The congiuntivo presente is formed by adding the correct endings to the stem of the verb

Mangiare

Vedere

Partire

Mang-i

Ved-a

Part-a

Mang-i

Ved-a

Part-a

Mang-i

Ved-a

Part-a

Mang-iamo

Ved-iamo

Part-iamo

Mang-iate

Ved-iate

Part-iate

Mang-ino

Ved-ano

Part-ano

 

Many verbs are irregular and therefore must be  learnt by heart:

Essere

Avere

Andare

Potere

Volere

Fare

Dare

Stare

Uscire

Sia

Abbia

Vada

Possa

Voglia

Faccia

Dia

Stia

Esca

Sia

Abbia

Vada

Possa

Voglia

Faccia

Dia

Stia

Esca

Sia

Abbia

Vada

Possa

Voglia

Faccia

Dia

Stia

Esca

Siamo

Abbiamo

Andiamo

Possiamo

Vogliamo

Facciamo

Diamo

Stiamo

Usciamo

Siate

Abbiate

Andiate

Possiate

Vogliate

Facciate

Diate

Stiate

Usciate

Siano

Abbiano

Vadano

Possano

Vogliano

Facciano

Diano

Stiano

Escano

The congiuntivo imperfetto is also created by adding the correct endings to the root of the verbs; of course, the endings are different.

Mangiare

Vedere

Partire

Mangi-assi

Ved-essi

Part-issi

Mangi-assi

Ved-essi

Part-issi

Mangi-asse

Ved-esse

Part-isse

Mangi-assimo

Ved-essimo

Part-issimo

Mangi-aste

Ved-este

Part-iste

Mangi-assero

Ved-essero

Part-issero

Again, many verbs are irregular:

Essere

Bere

Fare

Dare

Stare

Fossi

Bevessi

Facessi

Dessi

Stessi

Fossi

Bevessi

Facessi

Dessi

Stessi

Fosse

Bevesse

Facesse

Desse

Stesse

Fossimo

Bevessimo

Facessimo

Dessimo

Stessimo

Foste

Beveste

Faceste

Deste

Steste

Fossero

Bevessero

Facessero

Dessero

Stessero

The "congiuntivo passato" and "congiuntivo trapassato" are formed by adding the past participle of the verb to the "congiuntivo presente" or "congiuntivo imperfetto", respectively, of the verbs "avere" or "essere": Sia andato (congiuntivo passato), Fossi venuto (congiuntivo trapassato), Abbia dormito (congiuntivo passato), Avessimo saputo (congiuntivo trapassato).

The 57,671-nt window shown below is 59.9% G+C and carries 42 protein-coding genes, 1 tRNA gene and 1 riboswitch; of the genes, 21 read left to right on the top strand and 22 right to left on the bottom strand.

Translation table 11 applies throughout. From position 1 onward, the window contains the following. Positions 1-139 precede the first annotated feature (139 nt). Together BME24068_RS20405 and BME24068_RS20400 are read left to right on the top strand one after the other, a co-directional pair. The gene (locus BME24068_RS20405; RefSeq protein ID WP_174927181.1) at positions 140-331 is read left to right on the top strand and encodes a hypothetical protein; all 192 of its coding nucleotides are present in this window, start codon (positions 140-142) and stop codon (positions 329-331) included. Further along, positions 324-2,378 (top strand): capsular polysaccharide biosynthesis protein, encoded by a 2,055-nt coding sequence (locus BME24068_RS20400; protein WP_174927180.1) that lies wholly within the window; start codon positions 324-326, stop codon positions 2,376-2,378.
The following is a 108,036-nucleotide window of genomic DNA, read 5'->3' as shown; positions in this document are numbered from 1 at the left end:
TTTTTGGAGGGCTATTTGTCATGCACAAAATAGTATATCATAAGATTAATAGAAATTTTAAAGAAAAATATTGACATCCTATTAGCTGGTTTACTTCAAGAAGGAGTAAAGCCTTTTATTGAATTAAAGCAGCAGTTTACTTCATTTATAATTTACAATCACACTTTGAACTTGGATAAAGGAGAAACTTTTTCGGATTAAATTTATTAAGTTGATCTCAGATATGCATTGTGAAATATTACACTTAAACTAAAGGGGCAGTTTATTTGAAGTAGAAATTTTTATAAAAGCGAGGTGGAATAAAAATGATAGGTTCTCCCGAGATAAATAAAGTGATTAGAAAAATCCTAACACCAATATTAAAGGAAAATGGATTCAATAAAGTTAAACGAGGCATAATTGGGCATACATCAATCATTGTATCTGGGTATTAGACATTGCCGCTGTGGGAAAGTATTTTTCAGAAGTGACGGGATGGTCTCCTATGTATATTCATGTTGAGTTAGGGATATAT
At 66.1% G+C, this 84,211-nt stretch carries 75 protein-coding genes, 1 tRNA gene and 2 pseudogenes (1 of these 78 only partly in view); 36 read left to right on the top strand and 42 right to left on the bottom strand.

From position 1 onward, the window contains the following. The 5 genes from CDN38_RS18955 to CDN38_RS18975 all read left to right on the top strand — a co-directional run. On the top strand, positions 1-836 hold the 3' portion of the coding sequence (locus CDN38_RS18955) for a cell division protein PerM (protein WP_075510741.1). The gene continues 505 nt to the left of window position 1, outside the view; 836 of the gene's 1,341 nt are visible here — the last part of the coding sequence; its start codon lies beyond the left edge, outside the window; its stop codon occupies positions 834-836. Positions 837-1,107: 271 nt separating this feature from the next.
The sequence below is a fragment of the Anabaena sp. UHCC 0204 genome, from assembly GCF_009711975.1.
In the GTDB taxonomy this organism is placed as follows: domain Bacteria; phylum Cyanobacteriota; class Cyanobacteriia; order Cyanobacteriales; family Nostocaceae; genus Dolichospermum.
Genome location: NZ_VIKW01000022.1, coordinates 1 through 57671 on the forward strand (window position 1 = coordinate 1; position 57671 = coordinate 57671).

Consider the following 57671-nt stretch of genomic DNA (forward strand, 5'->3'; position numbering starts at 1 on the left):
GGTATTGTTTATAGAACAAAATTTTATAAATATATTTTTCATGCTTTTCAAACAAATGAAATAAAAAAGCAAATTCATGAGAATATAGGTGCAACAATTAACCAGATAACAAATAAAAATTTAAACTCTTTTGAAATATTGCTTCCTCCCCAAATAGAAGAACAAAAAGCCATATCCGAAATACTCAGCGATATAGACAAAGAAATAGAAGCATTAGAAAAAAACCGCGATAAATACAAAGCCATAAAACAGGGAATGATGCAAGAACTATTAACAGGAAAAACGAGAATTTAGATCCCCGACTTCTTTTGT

But how to know which tense to use? It all depends from the verb tense of the main clause.

If the main clause is in the present, future or imperative, then you would use the "congiuntivo presente" if the second clause refers to something happening at the same time or in the future compared to the main clause, or the "congiuntivo passato" if it is something happening in a period previous to the period of the first clause. For example: Credo che tu sia troppo stanco ora (I believe you are too tired now): I believe, now, that you are too tired, now. Both clauses refer to something taking place in the present, so the "congiuntivo presente" is used. However: Credo che tu sia stato troppo duro con lei (I believe you have been too harsh with her): I believe, now, that you have been too harsh with her at some time in the past (even if not in a distant past). The congiuntivo passato is used here.

When the main clause is in the past tense or in the conditional, the "congiuntivo" imperfetto or trapassato is used, again according to the period to which the second clause refers too.

Ieri pensavo che tu fossi un bravo ragazzo (Yesterday I thought you were a good boy). Congiuntivo imperfetto.

Te lo avrei detto se lo avessi saputo (I would have told you if I knew).

ITALIAN PROVERBS AND IDIOMS

Che roba!

I can't believe it

Che schifo!

How disgusting!

Che ti passa per la testa?

What's the matter with you

Chi s'è visto s'è visto

Anyone for himself

Ci mancherebbe altro!

God forbid

Ci vuole altro!

It takes much more than that

Come non detto

As you were

Chi lascia la strada vecchia per la nuova sa quel che lascia, ma non sa quel che trova

Better the devil you know than the devil you don't know

Chi va piano, va sano e va lontano

Slow and steady wins the race

Del senno di poi son piene le fosse

Hindsight is always 20/20